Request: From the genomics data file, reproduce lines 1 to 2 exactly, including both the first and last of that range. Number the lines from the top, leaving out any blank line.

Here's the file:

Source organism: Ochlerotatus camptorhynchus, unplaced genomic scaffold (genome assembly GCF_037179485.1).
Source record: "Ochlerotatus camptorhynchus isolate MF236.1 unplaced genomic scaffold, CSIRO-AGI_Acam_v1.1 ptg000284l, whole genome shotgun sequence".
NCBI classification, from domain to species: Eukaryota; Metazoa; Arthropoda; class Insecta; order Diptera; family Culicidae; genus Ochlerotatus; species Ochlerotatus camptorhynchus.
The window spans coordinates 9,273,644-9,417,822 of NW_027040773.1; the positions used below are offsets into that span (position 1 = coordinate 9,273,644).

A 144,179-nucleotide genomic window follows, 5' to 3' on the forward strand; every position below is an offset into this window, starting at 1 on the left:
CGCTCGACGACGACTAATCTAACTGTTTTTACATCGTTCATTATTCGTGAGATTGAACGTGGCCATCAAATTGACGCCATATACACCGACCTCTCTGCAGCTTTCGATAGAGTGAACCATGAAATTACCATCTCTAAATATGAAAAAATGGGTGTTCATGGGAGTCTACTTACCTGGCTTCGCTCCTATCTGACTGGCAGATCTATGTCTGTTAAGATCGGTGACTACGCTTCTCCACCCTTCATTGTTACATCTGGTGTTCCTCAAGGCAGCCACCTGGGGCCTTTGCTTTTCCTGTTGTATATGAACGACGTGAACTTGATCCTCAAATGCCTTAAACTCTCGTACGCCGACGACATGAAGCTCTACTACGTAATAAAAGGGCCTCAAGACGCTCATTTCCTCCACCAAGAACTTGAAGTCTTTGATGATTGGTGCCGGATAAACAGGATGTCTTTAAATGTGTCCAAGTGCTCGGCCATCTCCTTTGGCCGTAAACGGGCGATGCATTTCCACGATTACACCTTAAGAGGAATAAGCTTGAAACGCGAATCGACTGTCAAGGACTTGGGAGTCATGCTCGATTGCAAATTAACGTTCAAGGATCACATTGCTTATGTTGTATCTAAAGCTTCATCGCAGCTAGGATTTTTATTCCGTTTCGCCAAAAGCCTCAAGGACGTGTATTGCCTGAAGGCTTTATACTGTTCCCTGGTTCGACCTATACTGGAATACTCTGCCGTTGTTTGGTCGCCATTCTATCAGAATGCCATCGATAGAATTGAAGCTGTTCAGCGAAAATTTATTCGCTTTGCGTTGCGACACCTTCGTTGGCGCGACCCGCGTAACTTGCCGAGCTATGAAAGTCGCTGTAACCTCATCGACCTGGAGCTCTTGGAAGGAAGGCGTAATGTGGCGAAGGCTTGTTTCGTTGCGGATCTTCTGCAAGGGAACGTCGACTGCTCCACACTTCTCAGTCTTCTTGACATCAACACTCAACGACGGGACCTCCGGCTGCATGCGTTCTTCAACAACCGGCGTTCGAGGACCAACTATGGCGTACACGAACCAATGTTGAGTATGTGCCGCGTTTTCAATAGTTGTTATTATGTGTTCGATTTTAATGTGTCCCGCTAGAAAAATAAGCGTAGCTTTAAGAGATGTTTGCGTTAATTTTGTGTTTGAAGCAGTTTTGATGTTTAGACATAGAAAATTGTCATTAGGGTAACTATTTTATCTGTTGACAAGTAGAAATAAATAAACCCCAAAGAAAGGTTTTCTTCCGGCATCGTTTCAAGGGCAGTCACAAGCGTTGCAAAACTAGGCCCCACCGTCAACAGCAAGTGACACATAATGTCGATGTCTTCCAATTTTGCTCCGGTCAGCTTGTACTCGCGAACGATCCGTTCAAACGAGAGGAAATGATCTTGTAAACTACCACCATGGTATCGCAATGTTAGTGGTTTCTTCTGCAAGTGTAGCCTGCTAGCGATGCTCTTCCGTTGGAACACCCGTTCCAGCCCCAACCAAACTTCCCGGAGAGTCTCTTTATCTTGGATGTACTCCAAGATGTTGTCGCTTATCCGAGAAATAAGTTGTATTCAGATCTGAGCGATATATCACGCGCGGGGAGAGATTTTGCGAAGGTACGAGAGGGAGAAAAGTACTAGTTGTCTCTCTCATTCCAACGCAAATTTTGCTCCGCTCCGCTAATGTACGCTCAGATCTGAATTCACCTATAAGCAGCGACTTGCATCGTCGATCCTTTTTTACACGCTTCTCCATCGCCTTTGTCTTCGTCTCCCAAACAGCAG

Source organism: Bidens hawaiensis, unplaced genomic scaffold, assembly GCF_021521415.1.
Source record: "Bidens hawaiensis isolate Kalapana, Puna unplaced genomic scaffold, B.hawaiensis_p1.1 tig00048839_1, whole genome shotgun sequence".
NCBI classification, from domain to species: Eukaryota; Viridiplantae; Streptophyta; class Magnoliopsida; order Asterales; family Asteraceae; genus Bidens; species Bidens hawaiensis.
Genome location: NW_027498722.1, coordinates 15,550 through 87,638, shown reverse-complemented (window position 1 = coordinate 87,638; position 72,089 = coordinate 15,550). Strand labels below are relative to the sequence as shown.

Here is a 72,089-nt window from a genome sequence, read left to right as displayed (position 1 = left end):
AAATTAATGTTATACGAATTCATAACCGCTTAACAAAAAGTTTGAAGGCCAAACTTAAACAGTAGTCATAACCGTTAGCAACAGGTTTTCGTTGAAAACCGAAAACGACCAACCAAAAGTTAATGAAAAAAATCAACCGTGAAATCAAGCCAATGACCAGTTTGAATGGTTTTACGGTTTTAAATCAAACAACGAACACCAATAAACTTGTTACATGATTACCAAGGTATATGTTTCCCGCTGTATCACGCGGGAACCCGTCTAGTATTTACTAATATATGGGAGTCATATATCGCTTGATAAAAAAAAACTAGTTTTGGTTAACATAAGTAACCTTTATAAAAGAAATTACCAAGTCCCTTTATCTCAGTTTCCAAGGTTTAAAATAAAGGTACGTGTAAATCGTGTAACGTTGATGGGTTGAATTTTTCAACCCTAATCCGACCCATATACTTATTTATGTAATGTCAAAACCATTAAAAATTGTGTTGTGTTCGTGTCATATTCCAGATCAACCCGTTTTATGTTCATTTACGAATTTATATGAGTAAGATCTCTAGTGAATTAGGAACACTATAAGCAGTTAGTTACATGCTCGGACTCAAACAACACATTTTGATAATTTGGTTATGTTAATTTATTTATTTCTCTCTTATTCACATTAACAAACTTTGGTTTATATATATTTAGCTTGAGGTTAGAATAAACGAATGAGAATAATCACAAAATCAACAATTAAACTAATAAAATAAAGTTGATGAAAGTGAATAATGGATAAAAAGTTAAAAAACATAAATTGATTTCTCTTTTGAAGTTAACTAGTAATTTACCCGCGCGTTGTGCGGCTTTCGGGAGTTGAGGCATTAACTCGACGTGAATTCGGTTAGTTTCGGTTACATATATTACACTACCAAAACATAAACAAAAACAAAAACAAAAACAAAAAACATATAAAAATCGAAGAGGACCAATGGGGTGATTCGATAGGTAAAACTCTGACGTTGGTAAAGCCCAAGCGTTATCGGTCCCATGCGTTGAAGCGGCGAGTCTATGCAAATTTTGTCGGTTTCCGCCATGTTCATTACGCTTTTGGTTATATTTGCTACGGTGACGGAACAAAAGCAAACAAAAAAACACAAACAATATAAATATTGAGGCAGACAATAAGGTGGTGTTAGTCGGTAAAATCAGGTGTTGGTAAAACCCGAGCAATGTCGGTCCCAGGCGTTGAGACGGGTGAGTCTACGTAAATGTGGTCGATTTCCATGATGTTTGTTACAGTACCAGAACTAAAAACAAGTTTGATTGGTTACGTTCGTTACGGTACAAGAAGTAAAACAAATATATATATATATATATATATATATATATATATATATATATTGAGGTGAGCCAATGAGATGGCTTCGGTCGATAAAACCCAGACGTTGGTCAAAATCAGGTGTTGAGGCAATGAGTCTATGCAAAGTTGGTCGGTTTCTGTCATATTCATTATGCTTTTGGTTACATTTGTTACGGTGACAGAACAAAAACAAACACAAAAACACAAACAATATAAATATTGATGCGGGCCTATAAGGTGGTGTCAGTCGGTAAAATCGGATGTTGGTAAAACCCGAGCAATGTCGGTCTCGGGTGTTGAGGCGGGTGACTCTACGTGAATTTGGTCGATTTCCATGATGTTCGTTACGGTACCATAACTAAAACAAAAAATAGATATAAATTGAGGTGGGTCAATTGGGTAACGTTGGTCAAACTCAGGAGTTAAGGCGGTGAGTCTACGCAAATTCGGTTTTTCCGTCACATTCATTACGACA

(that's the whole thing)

Source organism: Ochlerotatus camptorhynchus, unplaced genomic scaffold (genome assembly GCF_037179485.1).
Source record: "Ochlerotatus camptorhynchus isolate MF236.1 unplaced genomic scaffold, CSIRO-AGI_Acam_v1.1 ptg000284l, whole genome shotgun sequence".